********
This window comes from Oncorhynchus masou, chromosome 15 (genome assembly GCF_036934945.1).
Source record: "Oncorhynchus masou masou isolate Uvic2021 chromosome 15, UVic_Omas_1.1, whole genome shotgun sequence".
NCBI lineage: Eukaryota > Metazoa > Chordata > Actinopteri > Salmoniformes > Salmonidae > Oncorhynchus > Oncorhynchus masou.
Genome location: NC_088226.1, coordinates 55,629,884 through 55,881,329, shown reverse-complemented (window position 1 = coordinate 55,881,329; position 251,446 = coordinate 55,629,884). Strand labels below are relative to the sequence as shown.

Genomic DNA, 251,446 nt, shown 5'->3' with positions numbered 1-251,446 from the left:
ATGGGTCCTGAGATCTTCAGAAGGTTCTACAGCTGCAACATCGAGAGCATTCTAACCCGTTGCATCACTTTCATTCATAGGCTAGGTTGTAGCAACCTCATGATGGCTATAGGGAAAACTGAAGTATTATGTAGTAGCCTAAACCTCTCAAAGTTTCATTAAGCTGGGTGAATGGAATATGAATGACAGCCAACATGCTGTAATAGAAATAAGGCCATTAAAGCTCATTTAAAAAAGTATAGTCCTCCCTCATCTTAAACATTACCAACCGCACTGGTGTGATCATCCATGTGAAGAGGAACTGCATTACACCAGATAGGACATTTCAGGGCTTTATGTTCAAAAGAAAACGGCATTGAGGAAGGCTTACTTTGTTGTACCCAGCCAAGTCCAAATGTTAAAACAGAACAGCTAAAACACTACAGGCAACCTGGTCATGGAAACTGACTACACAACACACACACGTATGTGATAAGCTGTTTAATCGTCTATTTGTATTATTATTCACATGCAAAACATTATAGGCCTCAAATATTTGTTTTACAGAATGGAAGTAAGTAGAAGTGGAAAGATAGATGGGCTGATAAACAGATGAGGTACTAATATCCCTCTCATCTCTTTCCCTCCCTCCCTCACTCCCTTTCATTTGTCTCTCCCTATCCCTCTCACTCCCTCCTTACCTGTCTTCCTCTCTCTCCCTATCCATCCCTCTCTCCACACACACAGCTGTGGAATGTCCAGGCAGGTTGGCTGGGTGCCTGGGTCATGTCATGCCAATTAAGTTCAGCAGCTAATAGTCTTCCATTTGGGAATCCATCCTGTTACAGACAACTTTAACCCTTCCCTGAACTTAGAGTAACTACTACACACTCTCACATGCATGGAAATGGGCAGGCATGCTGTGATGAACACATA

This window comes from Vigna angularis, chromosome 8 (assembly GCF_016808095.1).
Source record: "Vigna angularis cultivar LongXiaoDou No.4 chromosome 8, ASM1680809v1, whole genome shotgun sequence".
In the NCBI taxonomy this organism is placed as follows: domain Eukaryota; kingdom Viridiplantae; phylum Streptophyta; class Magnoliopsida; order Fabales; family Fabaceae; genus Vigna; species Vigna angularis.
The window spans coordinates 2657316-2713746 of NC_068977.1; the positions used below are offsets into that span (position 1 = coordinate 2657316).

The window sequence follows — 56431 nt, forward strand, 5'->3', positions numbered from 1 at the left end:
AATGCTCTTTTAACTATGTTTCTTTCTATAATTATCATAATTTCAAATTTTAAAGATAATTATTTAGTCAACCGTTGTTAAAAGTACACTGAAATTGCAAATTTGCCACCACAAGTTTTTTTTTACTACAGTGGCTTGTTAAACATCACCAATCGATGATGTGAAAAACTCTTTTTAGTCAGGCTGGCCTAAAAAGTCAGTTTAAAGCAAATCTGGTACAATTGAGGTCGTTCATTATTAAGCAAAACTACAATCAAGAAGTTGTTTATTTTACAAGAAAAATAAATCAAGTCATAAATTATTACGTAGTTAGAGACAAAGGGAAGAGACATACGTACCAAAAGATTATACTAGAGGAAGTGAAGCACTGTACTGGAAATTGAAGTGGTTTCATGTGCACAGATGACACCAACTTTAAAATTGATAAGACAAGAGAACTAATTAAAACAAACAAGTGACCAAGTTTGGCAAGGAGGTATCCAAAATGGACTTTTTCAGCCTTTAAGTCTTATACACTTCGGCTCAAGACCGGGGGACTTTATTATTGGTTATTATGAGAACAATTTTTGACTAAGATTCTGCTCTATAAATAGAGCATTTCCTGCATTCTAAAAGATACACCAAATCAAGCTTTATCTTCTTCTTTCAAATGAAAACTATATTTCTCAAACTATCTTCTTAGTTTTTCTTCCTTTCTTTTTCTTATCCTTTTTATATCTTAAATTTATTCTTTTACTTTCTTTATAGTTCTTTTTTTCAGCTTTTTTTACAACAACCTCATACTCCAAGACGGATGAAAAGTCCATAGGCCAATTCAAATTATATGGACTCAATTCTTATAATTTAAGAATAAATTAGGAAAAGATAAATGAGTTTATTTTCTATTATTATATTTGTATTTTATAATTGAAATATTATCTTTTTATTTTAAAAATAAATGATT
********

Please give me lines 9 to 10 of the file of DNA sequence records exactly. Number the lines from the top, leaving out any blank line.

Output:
In the NCBI taxonomy this organism is placed as follows: domain Eukaryota; kingdom Viridiplantae; phylum Streptophyta; class Magnoliopsida; order Fabales; family Fabaceae; genus Vigna; species Vigna angularis.
The window spans coordinates 2657316-2713746 of NC_068977.1; the positions used below are offsets into that span (position 1 = coordinate 2657316).